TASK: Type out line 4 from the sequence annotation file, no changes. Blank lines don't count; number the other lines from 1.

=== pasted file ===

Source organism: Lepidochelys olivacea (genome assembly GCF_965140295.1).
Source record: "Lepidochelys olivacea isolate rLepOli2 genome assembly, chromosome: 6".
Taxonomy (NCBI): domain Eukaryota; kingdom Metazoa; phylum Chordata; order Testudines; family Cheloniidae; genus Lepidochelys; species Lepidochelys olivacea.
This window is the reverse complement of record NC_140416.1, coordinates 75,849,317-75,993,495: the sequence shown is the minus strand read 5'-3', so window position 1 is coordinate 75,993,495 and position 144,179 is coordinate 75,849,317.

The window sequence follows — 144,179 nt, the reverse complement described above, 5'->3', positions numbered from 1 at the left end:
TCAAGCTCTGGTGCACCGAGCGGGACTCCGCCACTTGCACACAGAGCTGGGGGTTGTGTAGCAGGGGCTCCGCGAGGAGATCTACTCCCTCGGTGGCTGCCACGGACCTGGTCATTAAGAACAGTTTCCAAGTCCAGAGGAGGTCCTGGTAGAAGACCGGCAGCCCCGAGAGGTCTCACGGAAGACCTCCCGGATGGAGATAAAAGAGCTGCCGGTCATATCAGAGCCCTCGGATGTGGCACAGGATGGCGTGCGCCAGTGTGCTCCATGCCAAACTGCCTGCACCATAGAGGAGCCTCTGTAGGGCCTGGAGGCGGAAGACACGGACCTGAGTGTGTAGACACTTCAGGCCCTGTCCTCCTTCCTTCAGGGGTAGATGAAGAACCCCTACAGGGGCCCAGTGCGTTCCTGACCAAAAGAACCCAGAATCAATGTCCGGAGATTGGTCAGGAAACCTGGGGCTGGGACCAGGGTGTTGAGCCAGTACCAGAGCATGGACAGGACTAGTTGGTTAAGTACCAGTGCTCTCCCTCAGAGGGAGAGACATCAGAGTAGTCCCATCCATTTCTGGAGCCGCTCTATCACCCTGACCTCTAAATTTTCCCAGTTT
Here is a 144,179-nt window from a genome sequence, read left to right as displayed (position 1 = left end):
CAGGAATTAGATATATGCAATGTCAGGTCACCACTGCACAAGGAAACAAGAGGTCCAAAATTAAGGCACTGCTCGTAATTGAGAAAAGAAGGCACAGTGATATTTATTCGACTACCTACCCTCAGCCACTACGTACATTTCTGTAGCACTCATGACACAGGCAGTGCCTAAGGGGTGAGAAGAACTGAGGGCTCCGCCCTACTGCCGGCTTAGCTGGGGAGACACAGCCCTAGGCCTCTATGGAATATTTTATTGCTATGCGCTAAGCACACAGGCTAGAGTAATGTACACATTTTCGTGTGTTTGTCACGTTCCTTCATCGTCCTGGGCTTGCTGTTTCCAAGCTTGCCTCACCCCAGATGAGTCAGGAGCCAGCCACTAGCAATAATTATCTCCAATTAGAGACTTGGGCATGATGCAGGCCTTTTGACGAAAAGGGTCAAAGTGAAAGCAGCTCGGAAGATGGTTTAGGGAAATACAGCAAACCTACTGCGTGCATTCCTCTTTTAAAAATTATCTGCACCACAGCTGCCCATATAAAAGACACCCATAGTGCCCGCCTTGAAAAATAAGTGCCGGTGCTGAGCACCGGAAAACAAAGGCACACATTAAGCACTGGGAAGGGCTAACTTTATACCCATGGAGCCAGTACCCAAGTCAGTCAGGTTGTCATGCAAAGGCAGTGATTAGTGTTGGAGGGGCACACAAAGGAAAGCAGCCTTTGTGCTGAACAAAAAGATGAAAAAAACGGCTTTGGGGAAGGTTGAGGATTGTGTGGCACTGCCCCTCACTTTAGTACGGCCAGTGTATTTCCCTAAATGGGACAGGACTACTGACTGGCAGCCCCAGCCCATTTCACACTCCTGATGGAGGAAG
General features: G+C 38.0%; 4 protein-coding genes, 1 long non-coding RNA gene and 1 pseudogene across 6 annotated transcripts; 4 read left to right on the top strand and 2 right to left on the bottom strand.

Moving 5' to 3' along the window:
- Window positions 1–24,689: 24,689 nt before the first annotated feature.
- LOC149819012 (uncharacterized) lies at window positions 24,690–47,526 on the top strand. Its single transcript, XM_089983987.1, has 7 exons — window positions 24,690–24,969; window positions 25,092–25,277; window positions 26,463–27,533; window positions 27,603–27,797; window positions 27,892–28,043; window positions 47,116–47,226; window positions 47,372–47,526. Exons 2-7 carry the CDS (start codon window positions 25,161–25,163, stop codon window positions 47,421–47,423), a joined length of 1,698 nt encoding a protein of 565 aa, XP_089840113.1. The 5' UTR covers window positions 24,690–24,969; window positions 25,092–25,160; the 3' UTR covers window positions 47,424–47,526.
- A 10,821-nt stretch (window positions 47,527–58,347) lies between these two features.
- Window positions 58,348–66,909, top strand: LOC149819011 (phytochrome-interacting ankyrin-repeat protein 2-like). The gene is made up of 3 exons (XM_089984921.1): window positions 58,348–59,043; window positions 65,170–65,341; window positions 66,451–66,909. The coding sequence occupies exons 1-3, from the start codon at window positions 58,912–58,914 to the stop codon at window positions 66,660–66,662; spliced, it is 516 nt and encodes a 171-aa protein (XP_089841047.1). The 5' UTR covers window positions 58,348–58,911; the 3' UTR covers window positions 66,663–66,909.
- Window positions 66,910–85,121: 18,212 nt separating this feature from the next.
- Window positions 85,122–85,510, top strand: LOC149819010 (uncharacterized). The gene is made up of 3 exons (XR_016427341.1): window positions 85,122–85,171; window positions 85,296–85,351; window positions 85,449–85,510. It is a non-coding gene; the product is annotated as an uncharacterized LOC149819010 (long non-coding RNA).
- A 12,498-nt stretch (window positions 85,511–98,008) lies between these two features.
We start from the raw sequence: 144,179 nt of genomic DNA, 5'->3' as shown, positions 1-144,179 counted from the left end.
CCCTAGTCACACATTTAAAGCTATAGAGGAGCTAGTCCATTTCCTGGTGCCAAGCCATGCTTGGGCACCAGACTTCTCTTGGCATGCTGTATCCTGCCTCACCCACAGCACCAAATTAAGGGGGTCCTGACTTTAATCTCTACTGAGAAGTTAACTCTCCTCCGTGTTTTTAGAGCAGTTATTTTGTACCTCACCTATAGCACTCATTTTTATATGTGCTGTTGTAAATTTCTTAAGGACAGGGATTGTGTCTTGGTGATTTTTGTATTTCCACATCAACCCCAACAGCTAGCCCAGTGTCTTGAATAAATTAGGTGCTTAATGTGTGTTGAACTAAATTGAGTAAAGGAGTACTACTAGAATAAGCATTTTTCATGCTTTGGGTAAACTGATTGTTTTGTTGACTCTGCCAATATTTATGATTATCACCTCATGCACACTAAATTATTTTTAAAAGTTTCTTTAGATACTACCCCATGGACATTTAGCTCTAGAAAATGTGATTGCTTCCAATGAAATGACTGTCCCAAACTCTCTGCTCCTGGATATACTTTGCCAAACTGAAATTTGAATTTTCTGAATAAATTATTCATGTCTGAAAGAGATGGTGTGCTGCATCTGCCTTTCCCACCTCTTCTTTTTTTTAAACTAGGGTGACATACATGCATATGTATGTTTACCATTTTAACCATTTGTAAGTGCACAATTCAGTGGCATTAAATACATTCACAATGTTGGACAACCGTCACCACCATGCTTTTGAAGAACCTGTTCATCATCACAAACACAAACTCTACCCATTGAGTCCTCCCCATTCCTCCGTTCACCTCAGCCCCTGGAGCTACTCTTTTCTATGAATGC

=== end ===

This window is the reverse complement of record NC_140416.1, coordinates 75,849,317-75,993,495: the sequence shown is the minus strand read 5'-3', so window position 1 is coordinate 75,993,495 and position 144,179 is coordinate 75,849,317.